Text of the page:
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The all-important housing construction cycle continues to show only a weak recovery to date, with national dwelling approvals showing a sporadic but upward trend (see chart 2). In August, the number of total dwelling units approved declined by 4.7% m/m (to 13,687, seasonally adjusted), following a 10.2% m/m increase in July. In trend terms approvals are up by 10.3% p.a. over the year to August, suggesting  that the housing recovery remains intact. August’s monthly decline was largely driven by a decrease in private sector “other dwellings” (units, townhouses, etc) which fell by a seasonally adjusted 6.5% m/m after a strong rise of 24.4% m/m in July. Private house approvals fell by a seasonally adjusted 1.6% m/m in August after a 2.7% m/m rise in July. Approvals for private sector houses in August are now 10.3% p.a. higher than a year ago (down from a 11.7% p.a. annual rate of growth in July). The trend in house approvals remains positive (up 10.2% p.a. in August compared to 10.7% p.a. in July). In trend terms, total building approvals are up by 5.8% p.a. over the year to August, easing from 6.4% p.a. in July. In value terms, non-residential building approvals increased by 3.9% m/m in August. Approvals in this sector tend to be very ‘lumpy’ due to the prevalence of a smaller number of larger projects. Although the value of approvals has recently turned south again, the trend in approvals in the past 12 months suggests a moderate upturn in commercial building activity in some locations over the next 12 months.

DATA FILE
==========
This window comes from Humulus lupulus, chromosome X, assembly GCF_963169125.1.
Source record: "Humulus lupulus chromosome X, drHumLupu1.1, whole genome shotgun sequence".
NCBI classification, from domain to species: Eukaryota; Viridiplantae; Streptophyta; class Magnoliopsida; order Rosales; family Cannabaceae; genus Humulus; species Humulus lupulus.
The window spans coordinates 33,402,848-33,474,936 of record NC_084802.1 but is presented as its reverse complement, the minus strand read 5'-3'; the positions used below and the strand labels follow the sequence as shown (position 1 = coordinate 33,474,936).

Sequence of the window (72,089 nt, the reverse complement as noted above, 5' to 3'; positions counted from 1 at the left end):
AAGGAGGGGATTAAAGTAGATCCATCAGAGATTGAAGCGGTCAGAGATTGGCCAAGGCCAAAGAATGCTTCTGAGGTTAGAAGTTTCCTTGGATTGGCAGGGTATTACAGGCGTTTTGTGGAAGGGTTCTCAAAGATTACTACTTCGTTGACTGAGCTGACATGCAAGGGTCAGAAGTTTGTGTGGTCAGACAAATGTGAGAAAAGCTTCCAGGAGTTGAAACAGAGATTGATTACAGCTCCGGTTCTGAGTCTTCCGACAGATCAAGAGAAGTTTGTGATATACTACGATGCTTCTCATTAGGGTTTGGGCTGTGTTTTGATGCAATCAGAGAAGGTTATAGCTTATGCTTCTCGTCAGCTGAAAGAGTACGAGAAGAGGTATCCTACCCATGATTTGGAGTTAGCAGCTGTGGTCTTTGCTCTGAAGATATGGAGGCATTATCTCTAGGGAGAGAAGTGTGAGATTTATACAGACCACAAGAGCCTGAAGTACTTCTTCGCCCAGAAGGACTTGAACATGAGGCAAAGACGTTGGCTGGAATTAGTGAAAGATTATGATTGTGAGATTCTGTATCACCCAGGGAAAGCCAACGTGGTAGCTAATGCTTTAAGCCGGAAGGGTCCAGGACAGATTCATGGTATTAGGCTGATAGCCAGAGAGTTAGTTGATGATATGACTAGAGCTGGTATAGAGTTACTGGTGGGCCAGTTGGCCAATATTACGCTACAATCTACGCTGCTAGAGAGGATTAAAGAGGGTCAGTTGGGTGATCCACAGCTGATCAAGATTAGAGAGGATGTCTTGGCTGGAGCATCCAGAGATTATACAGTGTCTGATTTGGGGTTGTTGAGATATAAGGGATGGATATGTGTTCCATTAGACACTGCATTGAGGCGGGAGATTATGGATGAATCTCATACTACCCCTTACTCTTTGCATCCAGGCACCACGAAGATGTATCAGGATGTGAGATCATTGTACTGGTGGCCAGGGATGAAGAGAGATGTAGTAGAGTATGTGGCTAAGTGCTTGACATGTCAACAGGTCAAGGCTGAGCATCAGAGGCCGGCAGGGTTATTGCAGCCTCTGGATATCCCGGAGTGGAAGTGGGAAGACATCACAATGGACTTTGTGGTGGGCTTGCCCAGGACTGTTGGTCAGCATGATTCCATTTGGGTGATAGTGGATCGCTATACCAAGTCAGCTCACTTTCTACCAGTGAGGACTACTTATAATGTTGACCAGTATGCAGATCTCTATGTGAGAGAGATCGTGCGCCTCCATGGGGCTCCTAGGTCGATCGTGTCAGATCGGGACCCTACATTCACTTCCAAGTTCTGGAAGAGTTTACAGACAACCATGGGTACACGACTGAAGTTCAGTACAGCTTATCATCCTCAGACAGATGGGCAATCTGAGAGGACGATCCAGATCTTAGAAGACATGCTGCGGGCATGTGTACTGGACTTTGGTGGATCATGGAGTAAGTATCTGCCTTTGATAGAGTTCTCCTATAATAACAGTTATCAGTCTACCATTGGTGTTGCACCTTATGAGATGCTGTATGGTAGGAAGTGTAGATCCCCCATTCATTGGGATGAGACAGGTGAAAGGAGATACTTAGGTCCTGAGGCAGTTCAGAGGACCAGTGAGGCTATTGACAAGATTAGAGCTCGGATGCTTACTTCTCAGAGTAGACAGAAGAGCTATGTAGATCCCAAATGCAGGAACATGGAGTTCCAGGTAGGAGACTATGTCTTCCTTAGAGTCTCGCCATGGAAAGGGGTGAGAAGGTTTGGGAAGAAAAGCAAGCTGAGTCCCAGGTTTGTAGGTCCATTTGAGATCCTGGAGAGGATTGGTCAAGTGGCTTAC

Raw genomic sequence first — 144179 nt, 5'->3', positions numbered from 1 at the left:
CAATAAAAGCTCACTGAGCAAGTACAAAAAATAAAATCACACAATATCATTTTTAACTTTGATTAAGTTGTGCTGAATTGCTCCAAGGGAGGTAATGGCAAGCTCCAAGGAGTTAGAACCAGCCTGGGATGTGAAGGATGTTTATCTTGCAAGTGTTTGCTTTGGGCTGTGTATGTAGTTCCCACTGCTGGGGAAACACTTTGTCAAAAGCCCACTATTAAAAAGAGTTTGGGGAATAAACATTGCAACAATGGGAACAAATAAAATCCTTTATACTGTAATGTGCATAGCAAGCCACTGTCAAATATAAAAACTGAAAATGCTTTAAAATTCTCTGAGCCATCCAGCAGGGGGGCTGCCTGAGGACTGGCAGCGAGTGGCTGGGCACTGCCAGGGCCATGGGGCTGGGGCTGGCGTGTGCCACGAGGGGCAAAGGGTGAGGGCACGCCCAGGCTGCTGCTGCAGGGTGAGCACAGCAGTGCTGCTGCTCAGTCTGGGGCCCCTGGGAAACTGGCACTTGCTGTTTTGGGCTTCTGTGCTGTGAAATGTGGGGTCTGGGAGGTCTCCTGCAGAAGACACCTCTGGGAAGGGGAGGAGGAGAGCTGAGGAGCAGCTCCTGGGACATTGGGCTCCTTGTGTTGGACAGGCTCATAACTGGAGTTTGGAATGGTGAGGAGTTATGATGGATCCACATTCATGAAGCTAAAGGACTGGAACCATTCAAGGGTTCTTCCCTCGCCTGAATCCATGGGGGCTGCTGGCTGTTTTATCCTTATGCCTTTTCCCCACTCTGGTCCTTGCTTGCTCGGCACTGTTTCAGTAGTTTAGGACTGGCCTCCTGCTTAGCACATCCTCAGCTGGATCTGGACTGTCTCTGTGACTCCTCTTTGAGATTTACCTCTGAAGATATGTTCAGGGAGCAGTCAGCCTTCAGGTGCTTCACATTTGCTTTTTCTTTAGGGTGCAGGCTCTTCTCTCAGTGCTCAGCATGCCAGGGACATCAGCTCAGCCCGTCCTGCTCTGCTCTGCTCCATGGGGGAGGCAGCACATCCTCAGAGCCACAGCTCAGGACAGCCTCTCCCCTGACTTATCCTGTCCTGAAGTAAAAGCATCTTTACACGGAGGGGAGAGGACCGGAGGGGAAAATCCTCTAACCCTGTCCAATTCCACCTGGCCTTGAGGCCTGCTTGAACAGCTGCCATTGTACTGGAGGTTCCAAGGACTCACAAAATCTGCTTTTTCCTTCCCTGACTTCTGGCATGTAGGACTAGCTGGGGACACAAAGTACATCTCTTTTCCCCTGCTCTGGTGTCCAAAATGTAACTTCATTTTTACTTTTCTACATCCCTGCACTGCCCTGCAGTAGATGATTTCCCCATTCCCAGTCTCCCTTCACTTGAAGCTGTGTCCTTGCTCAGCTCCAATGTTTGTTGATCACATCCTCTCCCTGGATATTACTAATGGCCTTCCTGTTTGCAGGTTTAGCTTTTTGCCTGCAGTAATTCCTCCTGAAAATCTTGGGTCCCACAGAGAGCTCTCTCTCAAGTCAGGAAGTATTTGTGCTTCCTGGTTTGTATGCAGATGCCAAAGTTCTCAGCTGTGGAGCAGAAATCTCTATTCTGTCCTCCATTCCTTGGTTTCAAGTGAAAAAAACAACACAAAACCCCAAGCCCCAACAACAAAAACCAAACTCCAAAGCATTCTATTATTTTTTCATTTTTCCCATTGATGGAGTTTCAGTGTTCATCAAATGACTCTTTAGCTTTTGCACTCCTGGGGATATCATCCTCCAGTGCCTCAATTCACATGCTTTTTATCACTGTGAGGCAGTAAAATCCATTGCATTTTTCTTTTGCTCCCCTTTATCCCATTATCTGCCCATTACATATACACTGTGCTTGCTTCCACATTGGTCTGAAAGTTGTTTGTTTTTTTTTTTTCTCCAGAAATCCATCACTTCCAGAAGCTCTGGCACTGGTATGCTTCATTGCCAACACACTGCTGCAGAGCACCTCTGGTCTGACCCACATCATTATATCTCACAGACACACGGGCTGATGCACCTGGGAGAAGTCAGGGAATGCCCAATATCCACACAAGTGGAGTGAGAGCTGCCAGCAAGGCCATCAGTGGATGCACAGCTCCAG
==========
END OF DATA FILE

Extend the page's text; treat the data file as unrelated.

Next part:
In other construction-related data released this week, the value of engineering construction work was broadly unchanged in Q2 2013, falling by 0.5% q/q to $30.5bn (seasonally adjusted). In Q2, work done for  the public sector rose by 1.7% q/q while a 1.2% q/q decline was recorded in work for the private sector. The Q2 2013 data confirms a slower growth pipeline of engineering construction work from here, with the value of private sector work yet to be done down by 5.9% p.a. to $135.8bn in the year to Q2. The winding back in mining investment is reflected in a fall of 1.7% p.a. in the pipeline of work in the oil, gas, coal and other minerals (or mining) in Q2, after increasing by 25.1% p.a. in Q2 2012. Declines in work yet to be done were also recorded in sectors with strong links to resource investment including roads (-37.4% p.a.), rail (-55.2% p.a.) and other heavy industry (-29.7%). Encouragingly, there were areas of non-mining engineering work that showed solid growth in the pipeline of work yet to be done Q2 2013, including bridges (+50.1% p.a.), water and gas pipelines (+21.1% p.a.) and telecommunications (+27.9% p.a.). Growth in the latter sector reflects strong NBN-related investment. While higher levels of activity in these areas will help to cushion the impact of the slowdown in mining construction, non-mining work being commenced is still at low levels. A stronger pick-up in non-mining construction will be needed to offset the slack from weaker mining-related construction.


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